The influence of social context and activity on the emotional well-being of forest visitors: A field study

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The influence of contact with nature on emotional well-being is well-documented. Yet less is known about how social context and engaging in activities in nature settings affect emotional well-being. This field study aimed to address these issues. A questionnaire was distributed among visitors to six forests in Israel (N = 559). The questionnaire included demographic variables, type of activity (relaxing, hiking, or sport), the social configuration of visitor groups, group size, presence of children, and emotional well-being variables (positive affect, negative affect, vitality, and happiness). The results showed that engaging exclusively in relaxing activities is associated with a lower level of positive affect than engaging in all three types of activities (relaxing, hiking and sport) or than engaging in a combination of hiking and sport. The results also showed that being alone in the forest is associated with lower levels of happiness and vitality than being in the company of others. Being with children in the forest was associated with lower levels of positive affect than being there without children. Nevertheless, as the number of adults in the group with children increased, positive affect increased accordingly. The research findings extend our understanding of the emotional benefits of engaging in physical activity and being with others while spending time in natural environments. Moreover, the findings indicate that research on natural restorative environments must take the social context and forms of activity into consideration.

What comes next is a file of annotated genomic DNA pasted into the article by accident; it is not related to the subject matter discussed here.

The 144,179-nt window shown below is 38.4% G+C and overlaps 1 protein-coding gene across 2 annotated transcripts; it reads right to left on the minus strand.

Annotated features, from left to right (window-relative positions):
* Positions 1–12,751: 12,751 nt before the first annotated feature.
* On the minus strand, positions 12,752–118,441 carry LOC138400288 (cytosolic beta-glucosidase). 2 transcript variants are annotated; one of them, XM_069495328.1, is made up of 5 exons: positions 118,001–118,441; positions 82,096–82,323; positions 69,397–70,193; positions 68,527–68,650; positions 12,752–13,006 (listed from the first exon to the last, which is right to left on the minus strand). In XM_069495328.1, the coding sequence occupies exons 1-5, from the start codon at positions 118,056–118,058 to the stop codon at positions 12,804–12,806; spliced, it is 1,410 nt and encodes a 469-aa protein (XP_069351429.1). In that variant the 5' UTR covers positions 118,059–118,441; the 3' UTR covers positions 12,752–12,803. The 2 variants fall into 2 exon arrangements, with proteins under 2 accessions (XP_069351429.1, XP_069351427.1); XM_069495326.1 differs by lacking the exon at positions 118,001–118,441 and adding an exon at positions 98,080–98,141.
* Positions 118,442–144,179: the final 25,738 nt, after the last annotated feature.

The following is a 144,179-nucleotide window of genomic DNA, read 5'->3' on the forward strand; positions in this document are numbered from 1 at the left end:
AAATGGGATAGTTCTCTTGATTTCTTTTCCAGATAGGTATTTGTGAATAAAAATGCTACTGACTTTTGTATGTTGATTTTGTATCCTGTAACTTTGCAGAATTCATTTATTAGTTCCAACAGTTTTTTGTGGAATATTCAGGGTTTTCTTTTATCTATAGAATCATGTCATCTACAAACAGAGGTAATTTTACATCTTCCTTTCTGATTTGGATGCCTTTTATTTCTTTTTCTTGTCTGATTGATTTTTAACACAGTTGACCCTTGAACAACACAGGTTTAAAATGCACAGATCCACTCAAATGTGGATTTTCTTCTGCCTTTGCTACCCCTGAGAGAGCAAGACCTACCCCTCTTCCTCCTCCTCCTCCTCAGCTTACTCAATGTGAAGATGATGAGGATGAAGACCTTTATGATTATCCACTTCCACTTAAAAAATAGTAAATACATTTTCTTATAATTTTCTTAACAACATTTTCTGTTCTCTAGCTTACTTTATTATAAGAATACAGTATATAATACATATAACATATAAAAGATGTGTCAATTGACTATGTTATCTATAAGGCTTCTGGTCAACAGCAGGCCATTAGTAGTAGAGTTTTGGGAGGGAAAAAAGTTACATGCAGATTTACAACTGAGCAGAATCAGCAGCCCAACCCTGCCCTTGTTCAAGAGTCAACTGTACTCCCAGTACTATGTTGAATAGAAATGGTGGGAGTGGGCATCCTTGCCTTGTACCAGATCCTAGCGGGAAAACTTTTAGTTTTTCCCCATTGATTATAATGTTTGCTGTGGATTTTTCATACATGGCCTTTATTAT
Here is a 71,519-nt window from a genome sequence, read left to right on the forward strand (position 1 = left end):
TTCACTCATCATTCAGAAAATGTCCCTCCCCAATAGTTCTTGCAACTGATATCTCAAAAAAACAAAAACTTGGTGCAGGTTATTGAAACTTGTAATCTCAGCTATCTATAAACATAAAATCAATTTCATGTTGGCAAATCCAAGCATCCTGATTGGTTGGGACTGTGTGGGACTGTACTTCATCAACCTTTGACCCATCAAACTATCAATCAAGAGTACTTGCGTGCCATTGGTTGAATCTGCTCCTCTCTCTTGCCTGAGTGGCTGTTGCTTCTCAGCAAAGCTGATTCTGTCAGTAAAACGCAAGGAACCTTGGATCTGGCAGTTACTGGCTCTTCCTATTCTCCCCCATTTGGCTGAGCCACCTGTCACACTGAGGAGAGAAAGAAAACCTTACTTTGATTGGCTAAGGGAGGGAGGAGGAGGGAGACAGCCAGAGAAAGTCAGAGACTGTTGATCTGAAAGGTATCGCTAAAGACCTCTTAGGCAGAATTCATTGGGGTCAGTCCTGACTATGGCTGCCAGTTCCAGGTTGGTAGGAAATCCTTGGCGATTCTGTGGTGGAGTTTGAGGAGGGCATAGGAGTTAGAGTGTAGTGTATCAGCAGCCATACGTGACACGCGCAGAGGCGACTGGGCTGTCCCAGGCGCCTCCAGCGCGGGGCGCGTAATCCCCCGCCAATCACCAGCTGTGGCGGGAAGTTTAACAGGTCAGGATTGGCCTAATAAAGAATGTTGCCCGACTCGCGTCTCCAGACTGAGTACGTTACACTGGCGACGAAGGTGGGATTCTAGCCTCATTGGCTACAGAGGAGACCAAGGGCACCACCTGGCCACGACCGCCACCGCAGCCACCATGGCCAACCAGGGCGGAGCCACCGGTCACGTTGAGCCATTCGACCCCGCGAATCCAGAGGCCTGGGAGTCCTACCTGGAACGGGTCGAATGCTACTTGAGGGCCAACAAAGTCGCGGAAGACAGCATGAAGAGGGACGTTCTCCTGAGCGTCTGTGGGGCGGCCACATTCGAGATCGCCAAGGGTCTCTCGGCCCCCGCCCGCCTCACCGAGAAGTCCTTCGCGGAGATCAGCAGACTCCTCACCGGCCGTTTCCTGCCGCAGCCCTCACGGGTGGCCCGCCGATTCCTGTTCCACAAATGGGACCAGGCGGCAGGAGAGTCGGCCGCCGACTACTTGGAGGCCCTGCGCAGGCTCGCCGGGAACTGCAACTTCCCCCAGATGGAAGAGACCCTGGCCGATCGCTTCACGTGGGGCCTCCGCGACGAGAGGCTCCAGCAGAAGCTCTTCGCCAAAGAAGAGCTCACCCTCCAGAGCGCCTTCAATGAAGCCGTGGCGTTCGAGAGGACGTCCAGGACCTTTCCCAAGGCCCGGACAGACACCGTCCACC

Original languageEnglish
Article number102234
JournalJournal of Environmental Psychology
StatePublished - Mar 2024

Bibliographical note

Publisher Copyright:
© 2024 Elsevier Ltd


  • Activity
  • Children
  • Emotional well-being
  • Forests
  • Hiking
  • Restorative environments
  • Sport

ASJC Scopus subject areas

  • Social Psychology
  • Applied Psychology


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